Henri Cole, one of our greatest poets, explores the discordant nature of our condition on earth in Blizzard, his tenth collection.
"An artist of the greatest gifts." --Louise Glück
Daring, tender, truthful, the poems in Blizzard
, Henri Cole's tenth book, build on a reputation for quiet mastery. Whether he is wrestling with the mundane, history and its disasters, or sexual love, he can sound both classical and contemporary, with the modern austerity of Cavafy and Bishop. Often exploring the darker places of the heart, his sonnets do not lie down obediently, but spark with an honest self-awareness.
Cole's lucid, empathetic poems--with lyrical beauty and ethical depth--seem to transmute the anxious perplexities of our time.
About the Author
Henri Cole was born in Fukuoka, Japan, in 1956. He has published over half a dozen previous collections of poetry, including Touch and Pierce the Skin; a memoir, Orphic Paris; and has received many awards for his work, including the Jackson Poetry Prize, the Kingsley Tufts Award, the Rome Prize, the Berlin Prize, the Lenore Marshall Poetry Prize, and the Award of Merit Medal in Poetry from the American Academy of Arts and Letters. He teaches at Claremont McKenna College.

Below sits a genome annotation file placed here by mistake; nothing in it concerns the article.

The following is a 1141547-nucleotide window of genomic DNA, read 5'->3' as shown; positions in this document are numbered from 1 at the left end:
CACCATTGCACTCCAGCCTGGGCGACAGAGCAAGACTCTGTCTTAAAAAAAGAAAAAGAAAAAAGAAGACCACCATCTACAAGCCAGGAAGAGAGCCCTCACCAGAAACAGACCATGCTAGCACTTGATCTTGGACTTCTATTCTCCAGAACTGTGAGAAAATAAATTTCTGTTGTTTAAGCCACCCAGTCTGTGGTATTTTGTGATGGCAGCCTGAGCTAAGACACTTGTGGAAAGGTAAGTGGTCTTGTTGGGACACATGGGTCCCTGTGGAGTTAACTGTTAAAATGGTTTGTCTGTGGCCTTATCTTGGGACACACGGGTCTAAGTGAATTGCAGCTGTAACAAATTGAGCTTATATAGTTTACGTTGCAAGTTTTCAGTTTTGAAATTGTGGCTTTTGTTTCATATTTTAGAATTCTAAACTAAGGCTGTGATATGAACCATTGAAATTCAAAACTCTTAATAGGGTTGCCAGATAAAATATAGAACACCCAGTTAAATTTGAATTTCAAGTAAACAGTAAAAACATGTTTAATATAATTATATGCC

"Over the last 15 years . . . Cole has invented and mastered his own version of the sonnet, a compact lyric utterance that drills down on a single experience, moment, or startled vision, and surprises with every line . . . it's true poetry, the thing we mean by that word." --Craig Morgan Teicher, NPR